LOVE - Look at Observed Values vs Expected

How does what is happening now compare to what ‘should’ happen and what has happened before?

We built our time series ‘expected normal demand’ forecasts knowing full well they would be wrong. And clearly what we have seen in April, May, June, July hasn’t been what we would normally have expected.  But it is through understanding why this is different that helps us to predict what might happen next.

We have seen a significant drop in some of our services – often because of a ‘blockage’ in a pathway. For example, service referrals from an Educational setting will be nearly non-existent because of the temporary closure of schools.

We have seen, or expect to see, a significant increase in some of our services – potentially as a result of changes in people’s daily lives and circumstances. For example, we may experience an increase in things like anxiety, or financial stress.

If you can obtain a holistic understanding of ‘why’ current patterns are different to what was expected (through analysis, research, practitioner input) then you are in a better position to estimate: how long do we expect the current pattern to continue for and; what happens to the over/under demand we have been experiencing.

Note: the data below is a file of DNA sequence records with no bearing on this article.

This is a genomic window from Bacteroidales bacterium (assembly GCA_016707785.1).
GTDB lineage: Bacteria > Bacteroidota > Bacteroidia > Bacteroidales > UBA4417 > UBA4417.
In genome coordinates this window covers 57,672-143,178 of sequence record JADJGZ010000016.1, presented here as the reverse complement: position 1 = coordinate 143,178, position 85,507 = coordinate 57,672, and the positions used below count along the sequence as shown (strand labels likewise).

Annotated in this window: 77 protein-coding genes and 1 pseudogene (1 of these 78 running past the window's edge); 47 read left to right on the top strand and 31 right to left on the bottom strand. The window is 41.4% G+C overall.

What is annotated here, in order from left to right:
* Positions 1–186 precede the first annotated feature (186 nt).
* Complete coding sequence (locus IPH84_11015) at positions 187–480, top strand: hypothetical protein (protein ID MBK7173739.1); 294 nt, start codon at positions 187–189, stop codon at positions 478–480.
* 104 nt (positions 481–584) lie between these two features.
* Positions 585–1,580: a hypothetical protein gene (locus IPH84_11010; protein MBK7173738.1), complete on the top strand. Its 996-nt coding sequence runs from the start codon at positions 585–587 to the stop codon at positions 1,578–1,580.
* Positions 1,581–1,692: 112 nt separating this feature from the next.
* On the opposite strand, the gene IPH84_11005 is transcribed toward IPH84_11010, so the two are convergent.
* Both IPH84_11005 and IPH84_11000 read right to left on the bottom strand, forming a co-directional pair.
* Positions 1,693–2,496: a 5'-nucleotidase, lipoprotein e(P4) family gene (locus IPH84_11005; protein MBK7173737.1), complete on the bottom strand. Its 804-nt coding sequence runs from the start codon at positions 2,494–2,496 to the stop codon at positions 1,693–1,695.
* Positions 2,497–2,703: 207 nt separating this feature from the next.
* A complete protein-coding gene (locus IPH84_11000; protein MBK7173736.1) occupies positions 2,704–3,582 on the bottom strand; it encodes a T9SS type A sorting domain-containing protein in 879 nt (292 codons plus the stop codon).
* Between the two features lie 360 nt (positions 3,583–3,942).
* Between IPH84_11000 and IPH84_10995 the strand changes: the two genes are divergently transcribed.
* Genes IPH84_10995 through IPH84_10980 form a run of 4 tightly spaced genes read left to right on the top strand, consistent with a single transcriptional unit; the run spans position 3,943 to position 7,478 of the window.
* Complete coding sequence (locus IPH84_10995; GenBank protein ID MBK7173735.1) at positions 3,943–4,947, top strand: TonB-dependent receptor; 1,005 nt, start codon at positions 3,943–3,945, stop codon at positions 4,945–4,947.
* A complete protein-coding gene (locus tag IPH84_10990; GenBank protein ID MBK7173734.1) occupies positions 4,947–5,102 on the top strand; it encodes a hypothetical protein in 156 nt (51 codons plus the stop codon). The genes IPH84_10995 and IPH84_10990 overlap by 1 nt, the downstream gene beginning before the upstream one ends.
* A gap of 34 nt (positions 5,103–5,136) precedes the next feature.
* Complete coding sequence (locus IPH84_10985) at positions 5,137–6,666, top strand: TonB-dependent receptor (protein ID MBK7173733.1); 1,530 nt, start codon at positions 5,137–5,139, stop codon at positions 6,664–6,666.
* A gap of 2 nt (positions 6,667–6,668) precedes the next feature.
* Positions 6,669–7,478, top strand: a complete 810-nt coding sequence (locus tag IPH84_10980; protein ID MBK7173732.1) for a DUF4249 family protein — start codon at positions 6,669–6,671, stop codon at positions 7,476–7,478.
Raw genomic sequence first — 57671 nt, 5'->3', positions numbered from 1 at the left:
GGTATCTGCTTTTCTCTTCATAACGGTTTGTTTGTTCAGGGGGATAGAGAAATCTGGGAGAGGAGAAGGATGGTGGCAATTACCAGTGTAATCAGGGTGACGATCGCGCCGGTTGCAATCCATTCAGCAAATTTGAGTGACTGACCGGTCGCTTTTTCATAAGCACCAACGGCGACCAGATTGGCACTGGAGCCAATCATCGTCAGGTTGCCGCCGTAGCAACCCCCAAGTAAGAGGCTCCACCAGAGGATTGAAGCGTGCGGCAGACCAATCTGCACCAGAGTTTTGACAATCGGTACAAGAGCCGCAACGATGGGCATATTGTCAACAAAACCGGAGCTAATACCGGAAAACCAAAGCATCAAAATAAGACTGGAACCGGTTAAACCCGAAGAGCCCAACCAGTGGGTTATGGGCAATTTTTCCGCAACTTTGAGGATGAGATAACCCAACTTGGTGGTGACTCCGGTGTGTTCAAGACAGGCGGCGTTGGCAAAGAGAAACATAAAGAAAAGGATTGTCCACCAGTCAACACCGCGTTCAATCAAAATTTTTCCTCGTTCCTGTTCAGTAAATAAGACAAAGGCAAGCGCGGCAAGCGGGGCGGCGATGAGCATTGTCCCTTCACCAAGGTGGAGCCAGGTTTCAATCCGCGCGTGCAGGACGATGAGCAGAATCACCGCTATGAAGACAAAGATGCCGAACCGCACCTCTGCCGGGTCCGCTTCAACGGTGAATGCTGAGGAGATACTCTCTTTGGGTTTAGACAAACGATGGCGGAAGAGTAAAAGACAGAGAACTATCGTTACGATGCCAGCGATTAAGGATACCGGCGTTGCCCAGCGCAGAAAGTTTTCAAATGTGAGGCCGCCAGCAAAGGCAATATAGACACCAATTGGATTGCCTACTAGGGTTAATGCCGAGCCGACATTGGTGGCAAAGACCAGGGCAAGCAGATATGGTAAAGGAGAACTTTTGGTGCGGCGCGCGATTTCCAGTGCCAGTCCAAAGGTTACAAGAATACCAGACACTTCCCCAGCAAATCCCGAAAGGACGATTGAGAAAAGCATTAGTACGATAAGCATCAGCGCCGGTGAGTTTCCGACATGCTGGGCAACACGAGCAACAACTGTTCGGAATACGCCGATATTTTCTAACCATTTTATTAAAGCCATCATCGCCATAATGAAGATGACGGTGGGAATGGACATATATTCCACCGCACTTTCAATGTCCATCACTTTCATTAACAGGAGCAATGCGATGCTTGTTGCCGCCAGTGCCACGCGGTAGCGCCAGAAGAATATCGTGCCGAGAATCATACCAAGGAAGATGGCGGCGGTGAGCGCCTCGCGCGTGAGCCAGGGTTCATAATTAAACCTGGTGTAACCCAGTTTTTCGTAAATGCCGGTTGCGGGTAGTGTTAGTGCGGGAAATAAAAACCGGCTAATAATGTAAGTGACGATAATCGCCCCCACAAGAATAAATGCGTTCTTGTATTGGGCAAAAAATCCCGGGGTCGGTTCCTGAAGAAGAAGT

***see the video for how I have used a mathematical model to simulate the potential return of ‘pent-up’ demand*** 


WED – What Exacerbates Demand 

What are the drivers of demand, and how might these be affected? 

This is the trickiest part because hard real evidence that is robustly comparable to the current Covid climate simply does not exist. But if we stick to our previous principles (Keep It Simple Stupid) we can attempt to build some scenarios. So what are the macro things that might impact upon demand for our services?  (There is NO need to try and incorporate EVERY tiniest potential element – as for every tiny adjustment that increases your demand forecast, there will be another tiny element that decreases your demand forecast – and you will always find yourself more or less back where you started, but with 4 months of your life lost forever!)

Using childrens’ services as an example, evidence suggests that as income deprivation and poverty increases, so does the risk of requiring childrens’ social care services. And we can even use historical national data to identify the strength of this relationship through some simple regression techniques.

We can then make a semi-crude assumption (albeit borne out of evidence) that ‘for every additional 100 households in the county facing financial strain or unemployment, we can expect an additional 4 children known to the service’.


Putting it all together starts to move into the realm of scenario modelling rather than statistical forecasting – but the two go hand in hand. And it is finding the right blend that build confidence in forecast outputs. 

Whilst creating several possible scenarios may seem like casting a net wide – it is important to be prepared for all potential realistic outcomes. It may well be that as more time passes you get a clearer indication of what scenario pathway you are on a trajectory towards and can take action accordingly. 

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1 comment

  1. Comment by Tricia Smith posted on

    very good blog Stephen, you have a great way of putting things!